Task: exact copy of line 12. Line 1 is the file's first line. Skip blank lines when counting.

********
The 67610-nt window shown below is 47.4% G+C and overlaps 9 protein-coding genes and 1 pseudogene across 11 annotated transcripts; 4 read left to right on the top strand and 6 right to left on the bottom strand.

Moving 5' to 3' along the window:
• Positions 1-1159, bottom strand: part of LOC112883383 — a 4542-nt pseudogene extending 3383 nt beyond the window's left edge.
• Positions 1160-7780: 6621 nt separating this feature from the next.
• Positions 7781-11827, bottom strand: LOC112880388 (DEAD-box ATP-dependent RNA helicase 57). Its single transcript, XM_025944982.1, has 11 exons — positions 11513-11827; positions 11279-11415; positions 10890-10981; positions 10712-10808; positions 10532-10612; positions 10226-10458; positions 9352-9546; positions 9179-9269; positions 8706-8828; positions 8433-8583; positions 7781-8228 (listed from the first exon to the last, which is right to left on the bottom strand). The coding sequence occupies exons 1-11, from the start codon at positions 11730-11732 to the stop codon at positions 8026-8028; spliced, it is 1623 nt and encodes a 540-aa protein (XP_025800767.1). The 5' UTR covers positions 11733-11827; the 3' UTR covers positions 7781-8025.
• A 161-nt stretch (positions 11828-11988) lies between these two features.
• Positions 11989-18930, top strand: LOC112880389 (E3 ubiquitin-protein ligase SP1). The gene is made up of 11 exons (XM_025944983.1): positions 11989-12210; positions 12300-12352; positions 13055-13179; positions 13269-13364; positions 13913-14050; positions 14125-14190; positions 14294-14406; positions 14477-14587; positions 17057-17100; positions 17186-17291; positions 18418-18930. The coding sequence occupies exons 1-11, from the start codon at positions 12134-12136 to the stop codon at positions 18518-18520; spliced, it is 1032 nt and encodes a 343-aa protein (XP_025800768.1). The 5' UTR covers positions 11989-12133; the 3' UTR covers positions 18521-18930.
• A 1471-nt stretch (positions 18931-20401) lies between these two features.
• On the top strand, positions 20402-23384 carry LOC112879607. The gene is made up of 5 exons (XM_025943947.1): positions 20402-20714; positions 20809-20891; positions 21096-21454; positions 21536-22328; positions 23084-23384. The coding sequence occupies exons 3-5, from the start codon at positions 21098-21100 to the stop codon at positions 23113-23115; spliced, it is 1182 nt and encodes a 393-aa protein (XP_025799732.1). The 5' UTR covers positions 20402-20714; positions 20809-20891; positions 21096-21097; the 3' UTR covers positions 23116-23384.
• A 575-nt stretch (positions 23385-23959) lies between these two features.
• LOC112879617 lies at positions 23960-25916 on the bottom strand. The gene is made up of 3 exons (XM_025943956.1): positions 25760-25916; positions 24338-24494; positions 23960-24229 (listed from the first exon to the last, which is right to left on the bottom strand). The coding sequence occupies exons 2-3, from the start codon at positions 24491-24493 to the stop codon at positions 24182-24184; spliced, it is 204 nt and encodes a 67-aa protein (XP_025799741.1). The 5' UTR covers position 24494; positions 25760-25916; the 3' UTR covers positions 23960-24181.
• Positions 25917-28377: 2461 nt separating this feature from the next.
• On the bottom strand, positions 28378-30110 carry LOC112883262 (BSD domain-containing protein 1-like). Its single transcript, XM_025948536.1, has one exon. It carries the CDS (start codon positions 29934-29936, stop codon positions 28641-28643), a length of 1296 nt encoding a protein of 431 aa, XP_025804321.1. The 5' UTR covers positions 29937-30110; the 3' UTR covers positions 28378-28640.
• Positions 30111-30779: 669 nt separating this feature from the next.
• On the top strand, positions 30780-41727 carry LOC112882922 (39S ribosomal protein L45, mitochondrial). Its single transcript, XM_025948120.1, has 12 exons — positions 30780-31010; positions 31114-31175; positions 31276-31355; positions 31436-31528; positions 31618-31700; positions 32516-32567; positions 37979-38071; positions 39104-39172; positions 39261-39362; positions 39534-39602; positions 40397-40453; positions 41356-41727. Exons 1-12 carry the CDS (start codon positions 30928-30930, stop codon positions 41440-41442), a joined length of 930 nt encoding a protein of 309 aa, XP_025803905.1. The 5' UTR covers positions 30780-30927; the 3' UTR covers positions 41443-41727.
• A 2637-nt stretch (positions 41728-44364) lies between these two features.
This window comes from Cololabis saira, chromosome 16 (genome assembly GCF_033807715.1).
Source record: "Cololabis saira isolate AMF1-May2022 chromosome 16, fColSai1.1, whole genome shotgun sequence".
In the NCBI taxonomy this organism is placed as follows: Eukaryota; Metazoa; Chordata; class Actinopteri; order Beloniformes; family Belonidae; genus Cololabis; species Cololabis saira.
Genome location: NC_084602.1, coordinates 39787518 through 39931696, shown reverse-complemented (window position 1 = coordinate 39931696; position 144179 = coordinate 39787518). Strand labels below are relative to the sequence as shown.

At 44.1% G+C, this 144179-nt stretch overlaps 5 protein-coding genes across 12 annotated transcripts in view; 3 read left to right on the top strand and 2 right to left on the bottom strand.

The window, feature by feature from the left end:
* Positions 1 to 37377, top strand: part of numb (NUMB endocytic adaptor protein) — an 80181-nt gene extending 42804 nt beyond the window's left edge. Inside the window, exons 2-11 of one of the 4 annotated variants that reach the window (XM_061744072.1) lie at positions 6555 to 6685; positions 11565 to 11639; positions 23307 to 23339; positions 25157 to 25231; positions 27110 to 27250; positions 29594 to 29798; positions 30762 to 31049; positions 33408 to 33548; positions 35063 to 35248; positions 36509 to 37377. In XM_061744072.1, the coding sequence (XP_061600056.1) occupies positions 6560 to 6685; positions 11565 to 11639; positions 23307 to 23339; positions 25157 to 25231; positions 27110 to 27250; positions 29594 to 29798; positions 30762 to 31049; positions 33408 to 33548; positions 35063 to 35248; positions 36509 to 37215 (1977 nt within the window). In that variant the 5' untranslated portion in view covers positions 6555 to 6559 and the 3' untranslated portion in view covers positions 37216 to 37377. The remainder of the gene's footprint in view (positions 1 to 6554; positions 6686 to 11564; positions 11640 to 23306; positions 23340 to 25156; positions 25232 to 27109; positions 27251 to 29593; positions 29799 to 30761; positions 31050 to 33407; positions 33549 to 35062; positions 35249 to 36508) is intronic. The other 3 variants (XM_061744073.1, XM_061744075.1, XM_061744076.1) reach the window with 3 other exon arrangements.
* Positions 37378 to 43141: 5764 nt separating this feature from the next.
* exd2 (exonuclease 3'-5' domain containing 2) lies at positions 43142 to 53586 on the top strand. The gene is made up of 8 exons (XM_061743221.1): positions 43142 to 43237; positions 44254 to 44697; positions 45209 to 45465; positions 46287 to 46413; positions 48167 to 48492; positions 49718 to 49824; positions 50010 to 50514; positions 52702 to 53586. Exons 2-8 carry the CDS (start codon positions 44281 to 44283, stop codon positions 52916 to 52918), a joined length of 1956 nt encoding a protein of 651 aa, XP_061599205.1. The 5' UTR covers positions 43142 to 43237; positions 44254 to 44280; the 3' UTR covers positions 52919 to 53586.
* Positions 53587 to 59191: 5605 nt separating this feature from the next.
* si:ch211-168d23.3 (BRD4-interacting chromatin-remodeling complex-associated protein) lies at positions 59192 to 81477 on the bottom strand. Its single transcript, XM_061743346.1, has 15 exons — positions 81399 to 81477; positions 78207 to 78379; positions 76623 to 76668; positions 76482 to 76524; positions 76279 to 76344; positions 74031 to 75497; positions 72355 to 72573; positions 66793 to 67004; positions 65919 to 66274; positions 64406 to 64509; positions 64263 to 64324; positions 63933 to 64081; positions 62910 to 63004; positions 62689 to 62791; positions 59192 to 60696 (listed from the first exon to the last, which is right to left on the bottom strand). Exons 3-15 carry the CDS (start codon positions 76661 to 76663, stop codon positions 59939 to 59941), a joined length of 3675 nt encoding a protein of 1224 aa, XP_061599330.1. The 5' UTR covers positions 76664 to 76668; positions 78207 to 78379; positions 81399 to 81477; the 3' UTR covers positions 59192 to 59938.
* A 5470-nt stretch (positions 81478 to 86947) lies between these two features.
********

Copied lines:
• Positions 25917-28377: 2461 nt separating this feature from the next.